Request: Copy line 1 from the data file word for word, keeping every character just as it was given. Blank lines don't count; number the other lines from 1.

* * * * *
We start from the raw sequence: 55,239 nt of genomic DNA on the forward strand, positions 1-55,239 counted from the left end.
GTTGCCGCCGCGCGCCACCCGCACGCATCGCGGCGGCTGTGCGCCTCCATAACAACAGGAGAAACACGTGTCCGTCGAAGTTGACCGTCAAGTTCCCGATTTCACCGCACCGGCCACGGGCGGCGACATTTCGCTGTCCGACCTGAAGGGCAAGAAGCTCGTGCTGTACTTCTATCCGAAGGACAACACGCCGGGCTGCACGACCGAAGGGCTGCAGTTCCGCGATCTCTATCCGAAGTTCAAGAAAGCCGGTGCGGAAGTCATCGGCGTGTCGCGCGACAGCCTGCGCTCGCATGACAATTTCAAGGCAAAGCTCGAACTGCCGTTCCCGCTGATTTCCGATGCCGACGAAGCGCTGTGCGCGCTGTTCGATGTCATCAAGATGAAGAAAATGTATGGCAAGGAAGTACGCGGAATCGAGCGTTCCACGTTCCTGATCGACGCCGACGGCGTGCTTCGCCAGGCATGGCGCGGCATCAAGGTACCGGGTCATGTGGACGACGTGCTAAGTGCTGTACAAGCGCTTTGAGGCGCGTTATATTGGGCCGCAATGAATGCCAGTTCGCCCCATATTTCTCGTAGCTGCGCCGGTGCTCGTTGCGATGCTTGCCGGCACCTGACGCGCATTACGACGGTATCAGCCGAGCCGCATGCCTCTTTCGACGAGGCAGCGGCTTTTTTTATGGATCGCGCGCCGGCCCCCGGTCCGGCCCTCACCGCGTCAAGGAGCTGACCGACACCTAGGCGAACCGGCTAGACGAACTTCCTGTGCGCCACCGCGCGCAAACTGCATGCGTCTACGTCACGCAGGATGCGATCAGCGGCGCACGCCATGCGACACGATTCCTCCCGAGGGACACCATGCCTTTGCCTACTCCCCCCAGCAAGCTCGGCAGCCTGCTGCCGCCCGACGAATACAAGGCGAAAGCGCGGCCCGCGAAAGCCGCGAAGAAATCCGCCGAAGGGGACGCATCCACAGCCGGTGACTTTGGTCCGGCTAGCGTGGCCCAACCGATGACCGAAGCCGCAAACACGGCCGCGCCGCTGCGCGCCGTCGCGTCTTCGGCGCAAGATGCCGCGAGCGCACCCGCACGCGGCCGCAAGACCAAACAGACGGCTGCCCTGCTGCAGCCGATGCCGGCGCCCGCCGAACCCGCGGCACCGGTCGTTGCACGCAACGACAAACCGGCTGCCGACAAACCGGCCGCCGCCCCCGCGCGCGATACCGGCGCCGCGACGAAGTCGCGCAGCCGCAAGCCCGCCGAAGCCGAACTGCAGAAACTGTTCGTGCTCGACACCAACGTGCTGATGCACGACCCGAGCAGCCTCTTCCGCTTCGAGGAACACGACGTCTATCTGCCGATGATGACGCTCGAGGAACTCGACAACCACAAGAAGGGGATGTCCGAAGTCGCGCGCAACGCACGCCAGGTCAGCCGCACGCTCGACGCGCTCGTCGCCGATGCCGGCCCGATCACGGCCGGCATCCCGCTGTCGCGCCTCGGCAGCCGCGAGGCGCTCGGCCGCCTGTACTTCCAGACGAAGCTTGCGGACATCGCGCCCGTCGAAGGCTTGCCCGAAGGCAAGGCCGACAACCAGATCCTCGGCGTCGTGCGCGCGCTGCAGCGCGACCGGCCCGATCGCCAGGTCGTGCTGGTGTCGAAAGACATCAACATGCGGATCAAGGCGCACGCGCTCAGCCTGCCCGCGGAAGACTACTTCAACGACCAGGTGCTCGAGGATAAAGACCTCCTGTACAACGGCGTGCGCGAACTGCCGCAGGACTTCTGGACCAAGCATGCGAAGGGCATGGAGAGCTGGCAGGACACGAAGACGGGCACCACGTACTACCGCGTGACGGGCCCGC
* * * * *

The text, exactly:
We start from the raw sequence: 55,239 nt of genomic DNA on the forward strand, positions 1-55,239 counted from the left end.